Cell phone recording of police is ok – says Washington D.C. police chief, Cathy Lanier

We’ve written a number of stories about police officers interfering with citizens who are trying to record the actions of police in public places. In some cases, cops have arrested citizens for making recordings in public. In others, they’ve seized cell phones and deleted the recordings.

The courts and the Obama administration have both said that these activities violate the Constitution. And at least one police department has gotten the message loud and clear.

In a new legal directive first noticed by DCist, Washington DC Police Chief Cathy Lanier explains the constitutional rights of DC citizens and gives her officers detailed instructions for respecting them. She addresses a number of scenarios that have led to controversy in recent years.

“A bystander has the same right to take photographs or make recordings as a member of the media,” Chief Lanier writes. The First Amendment protects the right to record the activities of police officers, not only in public places such as parks and sidewalks, but also in “an individual’s home or business, common areas of public and private facilities and buildings, and any other public or private facility at which the individual has a legal right to be present.”

 

Keep reading: ars technica – DC police chief announces shockingly reasonable cell camera policy

 

Continue reading Cell phone recording of police is ok – says Washington D.C. police chief, Cathy Lanier

Most of us would probably survive a nuclear blast in Washington D.C.

It’s the most nightmarish scenario—a nuclear device being detonated in downtown Washington.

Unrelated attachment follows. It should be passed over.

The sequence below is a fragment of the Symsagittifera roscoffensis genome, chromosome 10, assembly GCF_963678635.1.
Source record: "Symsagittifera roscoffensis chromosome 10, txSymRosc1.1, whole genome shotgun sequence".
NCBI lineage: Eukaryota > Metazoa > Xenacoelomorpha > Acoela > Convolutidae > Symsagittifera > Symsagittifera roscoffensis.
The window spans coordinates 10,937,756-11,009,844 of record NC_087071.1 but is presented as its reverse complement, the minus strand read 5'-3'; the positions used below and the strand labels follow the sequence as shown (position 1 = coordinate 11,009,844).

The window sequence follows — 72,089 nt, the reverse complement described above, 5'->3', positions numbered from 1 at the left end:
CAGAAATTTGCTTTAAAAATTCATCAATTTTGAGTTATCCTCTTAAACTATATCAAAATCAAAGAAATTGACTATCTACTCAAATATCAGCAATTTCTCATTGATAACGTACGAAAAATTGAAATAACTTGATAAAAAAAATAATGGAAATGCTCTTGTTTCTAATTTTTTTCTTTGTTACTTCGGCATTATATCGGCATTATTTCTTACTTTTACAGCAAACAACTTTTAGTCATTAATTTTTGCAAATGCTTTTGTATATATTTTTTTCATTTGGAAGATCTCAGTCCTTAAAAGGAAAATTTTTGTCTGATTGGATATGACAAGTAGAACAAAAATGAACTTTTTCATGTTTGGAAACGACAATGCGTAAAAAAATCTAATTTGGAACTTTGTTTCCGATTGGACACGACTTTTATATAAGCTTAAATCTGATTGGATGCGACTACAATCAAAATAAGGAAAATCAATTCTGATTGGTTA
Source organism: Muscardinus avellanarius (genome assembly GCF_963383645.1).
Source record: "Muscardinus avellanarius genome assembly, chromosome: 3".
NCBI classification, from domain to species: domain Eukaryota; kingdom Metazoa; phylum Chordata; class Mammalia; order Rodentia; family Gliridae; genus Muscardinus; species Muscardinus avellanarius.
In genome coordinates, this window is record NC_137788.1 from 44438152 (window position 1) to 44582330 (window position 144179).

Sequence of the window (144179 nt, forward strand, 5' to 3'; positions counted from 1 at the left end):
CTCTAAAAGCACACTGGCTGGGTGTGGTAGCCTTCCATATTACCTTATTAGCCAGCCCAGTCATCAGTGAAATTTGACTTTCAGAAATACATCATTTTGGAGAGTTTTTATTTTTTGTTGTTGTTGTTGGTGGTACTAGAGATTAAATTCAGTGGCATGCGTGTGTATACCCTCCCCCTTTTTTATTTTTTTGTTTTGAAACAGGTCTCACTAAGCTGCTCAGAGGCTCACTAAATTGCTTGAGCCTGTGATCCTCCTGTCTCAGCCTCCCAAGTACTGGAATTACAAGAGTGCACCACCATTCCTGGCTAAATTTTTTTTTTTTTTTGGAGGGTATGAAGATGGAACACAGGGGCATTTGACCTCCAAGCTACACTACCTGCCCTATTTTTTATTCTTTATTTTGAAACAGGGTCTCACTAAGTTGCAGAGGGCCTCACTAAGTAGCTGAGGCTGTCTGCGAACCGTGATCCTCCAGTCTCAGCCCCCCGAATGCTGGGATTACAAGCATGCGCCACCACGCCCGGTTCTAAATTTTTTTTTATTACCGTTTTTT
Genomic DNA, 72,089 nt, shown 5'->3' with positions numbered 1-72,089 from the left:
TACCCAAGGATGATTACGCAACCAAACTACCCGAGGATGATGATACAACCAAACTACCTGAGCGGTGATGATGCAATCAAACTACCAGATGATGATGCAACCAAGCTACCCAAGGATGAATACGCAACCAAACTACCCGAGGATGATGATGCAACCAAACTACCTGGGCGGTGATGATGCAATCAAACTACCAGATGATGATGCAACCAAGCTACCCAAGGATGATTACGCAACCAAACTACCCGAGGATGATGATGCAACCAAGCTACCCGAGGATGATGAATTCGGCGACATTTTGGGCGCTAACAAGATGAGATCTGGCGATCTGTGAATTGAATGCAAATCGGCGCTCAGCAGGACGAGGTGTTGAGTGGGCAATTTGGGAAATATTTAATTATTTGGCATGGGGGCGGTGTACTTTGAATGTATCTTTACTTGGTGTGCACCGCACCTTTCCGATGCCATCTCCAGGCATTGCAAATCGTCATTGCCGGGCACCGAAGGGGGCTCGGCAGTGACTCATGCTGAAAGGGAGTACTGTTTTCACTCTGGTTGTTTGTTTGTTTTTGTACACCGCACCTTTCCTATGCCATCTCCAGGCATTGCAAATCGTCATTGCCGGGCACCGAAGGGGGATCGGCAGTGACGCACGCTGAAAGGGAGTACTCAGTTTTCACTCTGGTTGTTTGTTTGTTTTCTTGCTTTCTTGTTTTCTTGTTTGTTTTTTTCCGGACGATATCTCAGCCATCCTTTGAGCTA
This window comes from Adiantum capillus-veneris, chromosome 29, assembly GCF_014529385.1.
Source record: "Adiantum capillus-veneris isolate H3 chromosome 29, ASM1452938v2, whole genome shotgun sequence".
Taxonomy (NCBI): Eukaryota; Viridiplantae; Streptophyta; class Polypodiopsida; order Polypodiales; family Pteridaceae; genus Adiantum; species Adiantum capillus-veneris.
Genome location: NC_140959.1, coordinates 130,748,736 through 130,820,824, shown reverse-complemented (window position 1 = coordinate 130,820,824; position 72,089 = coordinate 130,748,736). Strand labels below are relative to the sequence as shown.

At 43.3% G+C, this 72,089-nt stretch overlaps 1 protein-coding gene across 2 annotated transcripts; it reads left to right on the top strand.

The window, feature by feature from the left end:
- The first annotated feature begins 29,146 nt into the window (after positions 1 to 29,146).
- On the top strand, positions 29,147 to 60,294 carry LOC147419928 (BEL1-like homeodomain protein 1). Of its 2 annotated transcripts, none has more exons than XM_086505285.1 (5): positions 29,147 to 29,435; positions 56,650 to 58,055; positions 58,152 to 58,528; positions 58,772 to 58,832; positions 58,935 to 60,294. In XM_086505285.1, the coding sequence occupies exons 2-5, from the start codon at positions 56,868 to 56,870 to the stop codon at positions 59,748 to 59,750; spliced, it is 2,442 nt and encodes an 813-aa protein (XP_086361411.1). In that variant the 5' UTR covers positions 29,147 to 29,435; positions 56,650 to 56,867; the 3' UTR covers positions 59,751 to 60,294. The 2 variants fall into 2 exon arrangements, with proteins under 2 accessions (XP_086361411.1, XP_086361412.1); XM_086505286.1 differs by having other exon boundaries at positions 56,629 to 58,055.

Whammo and good night, right?

For most of us, actually, that wouldn’t be the case, according to a recent study by the Federal Emergency Management Agency. The 120-page report, “Key Response Planning Factors for the Aftermath of Nuclear Terrorism,” was released last November.

The FEMA report posits a detonation a few blocks from the White House. Everything within a half-mile radius would be reduced to rubble and be so irradiated as to make any rescue operations unfeasible. Between half a mile and one mile out, there would still be significant damage and heavy injuries, but the area would be approachable by emergency responders.

And further out, there would just be a lot of broken glass from windows shattered by the force of the explosion, but few, if any, injuries that would require medical attention. (Aside from those sustained by people running face first into their bursting windows when they try to look outside to see what is happening.)

So, good chance of injury, temporary blindness, destroyed hospitals and a massive fallout cloud—but more likely than not, you’d live. At least until the radiation settles in.

 

via DCist – **click for the full report and much more gruesome details**

 

Thx to Shevonne Polastre

 

// Photo – James Nash